Uk.

Lilka Mon 11-Nov-13 12:05:34

Oh she's back at college

The JOY!!

She had the gall to tell me a list of things I will be buying for christmas (that's how she phrased it!) on the way out.... <rolleyes>

Andro Mon 11-Nov-13 14:23:15

and I get the rage when people post "all they need is love"

Even when you adopt a child who's bio mum didn't have drug or alcohol issues, that child (or in my case children - I adopted bio siblings) need a damn sight more than just love <looks at DS who has had grief counseling, trauma counseling, phobia therapy, amnesia for years (now resolved) and still has PTSD as well as a fully packed 'go bag' in case he has to leave without notice>

All they need is love...I wish!

Andro Mon 11-Nov-13 14:23:44

Lilka - you're doing great!

Lilka, you are fantastic. I just wanted to tell you that.

Kewcumber Tue 12-Nov-13 20:47:51

Lilka - no advice, except "Eeeeuuuw"

Hope that helps.

Kewcumber Tue 12-Nov-13 20:48:56

RandomMess - can I just saying ignore Maryz - she is not wonderful by her own admission. I however am bloody marvellous.

Lilka Tue 12-Nov-13 22:11:35

Totally true though Kew

and sympathies with the disgustingness are welcome grin

My lovely new toothbrush is NOT ever going to be outside the medical cabinet unattended until DD has left home...which isn't anytime soon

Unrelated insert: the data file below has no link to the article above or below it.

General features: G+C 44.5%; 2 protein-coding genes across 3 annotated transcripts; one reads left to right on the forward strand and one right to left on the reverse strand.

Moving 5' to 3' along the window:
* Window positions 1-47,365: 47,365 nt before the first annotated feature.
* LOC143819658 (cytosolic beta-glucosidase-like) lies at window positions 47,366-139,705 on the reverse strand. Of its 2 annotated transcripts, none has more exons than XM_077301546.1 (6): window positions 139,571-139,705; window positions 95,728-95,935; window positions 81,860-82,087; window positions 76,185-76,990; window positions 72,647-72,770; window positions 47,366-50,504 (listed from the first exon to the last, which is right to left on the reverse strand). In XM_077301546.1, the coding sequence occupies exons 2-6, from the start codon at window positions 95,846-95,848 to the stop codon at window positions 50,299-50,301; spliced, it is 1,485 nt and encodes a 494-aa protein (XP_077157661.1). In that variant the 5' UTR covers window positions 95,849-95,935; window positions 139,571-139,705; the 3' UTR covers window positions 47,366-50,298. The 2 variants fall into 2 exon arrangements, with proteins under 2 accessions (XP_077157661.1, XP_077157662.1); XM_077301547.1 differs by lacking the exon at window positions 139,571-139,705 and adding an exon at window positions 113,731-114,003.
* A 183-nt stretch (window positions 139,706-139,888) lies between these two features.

She blew this morning, big time. There's a new hole in her door. She didn't go to college. It lasted, ooh, two and a half hours?

The good news is, it's over now and she's not anywhere as oppsitional now. In fact, she's relative calm and we managed to pick up furniture together, tidy up together and she even let me touch her and brush her hair. And earlier this evening we managed another hair brush while talking a little bit about feelings

The highlight of our feelings conversations went mostly like this (she was sitting at my feet while I brushed):
She stamped her hand down on my foot

"Ouch"
"huh?..."
"You hit my foot with your hand, and it hurt"
"Oh...sorry"
"That's okay...why are you sorry?"
"I said sorry because i hit your hand"
"Right, that's how you use the word sorry, well done. How do you feel inside when you say sorry"